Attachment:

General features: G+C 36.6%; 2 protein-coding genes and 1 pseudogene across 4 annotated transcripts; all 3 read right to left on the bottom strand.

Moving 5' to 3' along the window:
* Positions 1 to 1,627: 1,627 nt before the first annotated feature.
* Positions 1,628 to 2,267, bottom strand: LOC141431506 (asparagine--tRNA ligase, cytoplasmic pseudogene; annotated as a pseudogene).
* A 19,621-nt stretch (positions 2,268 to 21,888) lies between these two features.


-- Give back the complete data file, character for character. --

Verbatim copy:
General features: G+C 36.6%; 2 protein-coding genes and 1 pseudogene across 4 annotated transcripts; all 3 read right to left on the bottom strand.

Moving 5' to 3' along the window:
* Positions 1 to 1,627: 1,627 nt before the first annotated feature.
* Positions 1,628 to 2,267, bottom strand: LOC141431506 (asparagine--tRNA ligase, cytoplasmic pseudogene; annotated as a pseudogene).
* A 19,621-nt stretch (positions 2,268 to 21,888) lies between these two features.